• Check for interactions: A healthcare provider may ask for a complete, detailed list of the other medications you take, as well as any dietary supplements, herbs, and even specific foods. Sometimes unintentional drug interactions increase negative side effects. Specifically, they may make sure that you are not taking calcium channel blockers, heart rhythm drugs, immunosuppressants, certain antidepressants, some hormone therapies, antifungal drugs that end in -azole, or antibiotic medications that end in -mycin. Grapefruit juice should also be avoided.
  • Taking a break: A medical provider may have you stop taking statins for a few weeks or a month, to determine whether your muscle pain resolves after the drug is out of your system. If the pain resolves, they may prescribe a different statin or a different type of medication. If the pain does not resolve, they will investigate the cause of the muscle pain.
  • Trying a different medication: If statins cause muscle pain, a healthcare provider may switch you to a different type of cholesterol-lowering drug like adenosine triphosphate-citrate lyase (ACL) inhibitors (Nexletol), bile acid sequestrants (cholestyramine, colesevelam, others), or PCSK9 inhibitors (alirocumab, evolocumab).
  • Considering underlying conditions: A medical provider may suggest blood tests to check for abnormal thyroid hormone levels, since this can increase the chance for muscle-related side effects from statins.
  • Regular physical activity: If you don’t already exercise, getting regular physical activity may decrease the physical pain. For most individuals, 150 minutes per week of moderate exercise is important. If you already exercise regularly, your medical provider may ask about the intensity level and frequency. In some cases, excessive exercise or high-intensity activity may contribute to muscle pain.

When to Seek Medical Attention for Muscle Pain

For most people, statin-related muscle pain is not serious.

While the pain may be uncomfortable and, in some cases, may interfere with everyday activities, it is not a sign of a severe medical complication.

Rarely do statins lead to serious muscle damage that can be life-threatening. Rhabdomyolysis requires emergency medical attention and includes symptoms such as:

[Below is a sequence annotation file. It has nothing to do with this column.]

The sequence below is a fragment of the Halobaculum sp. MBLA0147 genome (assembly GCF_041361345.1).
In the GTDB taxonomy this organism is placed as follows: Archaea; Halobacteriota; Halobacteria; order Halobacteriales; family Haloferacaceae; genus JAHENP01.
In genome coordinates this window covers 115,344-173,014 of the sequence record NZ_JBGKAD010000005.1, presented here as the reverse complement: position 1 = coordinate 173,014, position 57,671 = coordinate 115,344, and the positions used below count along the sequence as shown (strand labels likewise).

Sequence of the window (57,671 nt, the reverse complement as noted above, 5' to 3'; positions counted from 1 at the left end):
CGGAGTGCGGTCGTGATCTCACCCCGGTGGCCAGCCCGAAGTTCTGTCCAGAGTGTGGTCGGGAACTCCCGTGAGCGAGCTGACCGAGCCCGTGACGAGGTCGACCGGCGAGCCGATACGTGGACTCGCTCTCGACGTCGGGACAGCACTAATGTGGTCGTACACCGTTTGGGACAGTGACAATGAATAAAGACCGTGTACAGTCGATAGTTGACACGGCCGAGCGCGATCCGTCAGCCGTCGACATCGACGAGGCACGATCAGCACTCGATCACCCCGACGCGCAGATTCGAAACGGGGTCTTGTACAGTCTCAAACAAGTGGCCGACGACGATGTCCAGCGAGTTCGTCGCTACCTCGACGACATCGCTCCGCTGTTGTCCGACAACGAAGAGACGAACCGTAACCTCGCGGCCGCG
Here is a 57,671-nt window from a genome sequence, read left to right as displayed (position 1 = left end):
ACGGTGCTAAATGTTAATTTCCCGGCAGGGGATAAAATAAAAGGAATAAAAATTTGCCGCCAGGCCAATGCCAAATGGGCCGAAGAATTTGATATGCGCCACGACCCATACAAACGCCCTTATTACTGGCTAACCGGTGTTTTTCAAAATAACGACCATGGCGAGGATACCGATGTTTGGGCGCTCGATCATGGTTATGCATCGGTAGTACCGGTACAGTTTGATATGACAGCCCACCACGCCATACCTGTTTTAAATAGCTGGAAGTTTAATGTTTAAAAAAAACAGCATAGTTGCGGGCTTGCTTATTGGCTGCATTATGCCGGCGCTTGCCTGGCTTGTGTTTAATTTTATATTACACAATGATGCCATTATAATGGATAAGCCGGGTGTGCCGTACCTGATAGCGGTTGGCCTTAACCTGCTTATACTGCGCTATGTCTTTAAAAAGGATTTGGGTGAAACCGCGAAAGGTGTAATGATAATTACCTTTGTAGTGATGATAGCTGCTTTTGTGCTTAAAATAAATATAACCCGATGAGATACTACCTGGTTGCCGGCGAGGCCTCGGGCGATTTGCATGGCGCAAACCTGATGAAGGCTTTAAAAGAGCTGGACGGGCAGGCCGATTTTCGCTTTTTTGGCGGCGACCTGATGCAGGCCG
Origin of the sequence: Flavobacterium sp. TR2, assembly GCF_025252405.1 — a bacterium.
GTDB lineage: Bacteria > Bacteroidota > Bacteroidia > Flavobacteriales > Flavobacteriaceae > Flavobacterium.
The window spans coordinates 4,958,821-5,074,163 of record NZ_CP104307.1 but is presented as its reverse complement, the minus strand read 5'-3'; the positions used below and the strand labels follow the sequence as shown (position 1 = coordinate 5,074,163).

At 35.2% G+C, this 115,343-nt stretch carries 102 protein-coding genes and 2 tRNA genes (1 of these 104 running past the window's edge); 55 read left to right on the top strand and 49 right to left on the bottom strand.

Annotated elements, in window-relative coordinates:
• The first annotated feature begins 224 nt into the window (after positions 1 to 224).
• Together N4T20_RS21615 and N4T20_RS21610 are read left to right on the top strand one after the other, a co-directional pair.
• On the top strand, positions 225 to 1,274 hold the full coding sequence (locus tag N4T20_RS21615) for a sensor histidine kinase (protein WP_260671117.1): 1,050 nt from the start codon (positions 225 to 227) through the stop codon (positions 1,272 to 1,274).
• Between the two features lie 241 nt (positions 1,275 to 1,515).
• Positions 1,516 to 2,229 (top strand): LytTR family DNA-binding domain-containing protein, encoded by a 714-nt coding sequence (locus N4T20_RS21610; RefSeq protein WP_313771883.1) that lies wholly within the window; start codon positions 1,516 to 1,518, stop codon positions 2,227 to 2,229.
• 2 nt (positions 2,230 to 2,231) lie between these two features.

• Extreme muscle pain
  • Weakened muscles
  • Brown or red urine

If you notice these signs, go to the nearest emergency room or call 911.

Medical providers will run blood and urine tests to determine the cause of these serious symptoms.

Rhabdomyolysis only happens to a few out of every million people who take statins.

While it is very rare, the odds increase if you take high-dose statins or take other medications that increase the risk for side effects or interactions.

Even if you do not notice these serious signs, but you feel consistent muscle pain while taking a statin drug, speak with a healthcare provider.

They will assess your health and situation to determine other possible causes and will help find a solution.

You do not have to live with muscle pain that alters your ability to function since there are alternative ways to treat high LDL cholesterol and related conditions.

How K Health Can Help

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Frequently Asked Questions

Does muscle pain from statins go away?
In most cases, statin muscle pain resolves on its own after the first few weeks of taking the medication. If the pain persists or becomes serious, get medical attention.
Which muscles ache with statins?
While any muscles can hurt with statin-related pain, the effects are most commonly felt in the calf and thigh muscles.
How do you prevent muscle pain when taking statins?
You can reduce the chances of statin muscle pain by getting regular physical activity, eating a balanced diet, and ensuring that your medical provider and pharmacist know the other medications, supplements, and herbs you take. In some cases, genetics or other risk factors you can’t control may contribute to muscle pain while taking statins. In that case, a medical provider will prescribe a different medication or find alternative ways to treat your condition.
K Health articles are all written and reviewed by MDs, PhDs, NPs, or PharmDs and are for informational purposes only. This information does not constitute and should not be relied on for professional medical advice. Always talk to your doctor about the risks and benefits of any treatment.

K Health has strict sourcing guidelines and relies on peer-reviewed studies, academic research institutions, and medical associations. We avoid using tertiary references.

Craig Sorkin, DNP, APN

Craig Sorkin, DNP, APN is a board certified Family Nurse Practitioner with over 15 years experience. He received his Undergraduate and Graduate degrees from William Paterson University and his doctoral degree from Drexel University. He has spent his career working in the Emergency Room and Primary Care. The last 6 years of his career have been dedicated to the field of digital medicine. He has created departments geared towards this specialized practice as well as written blogs and a book about the topic.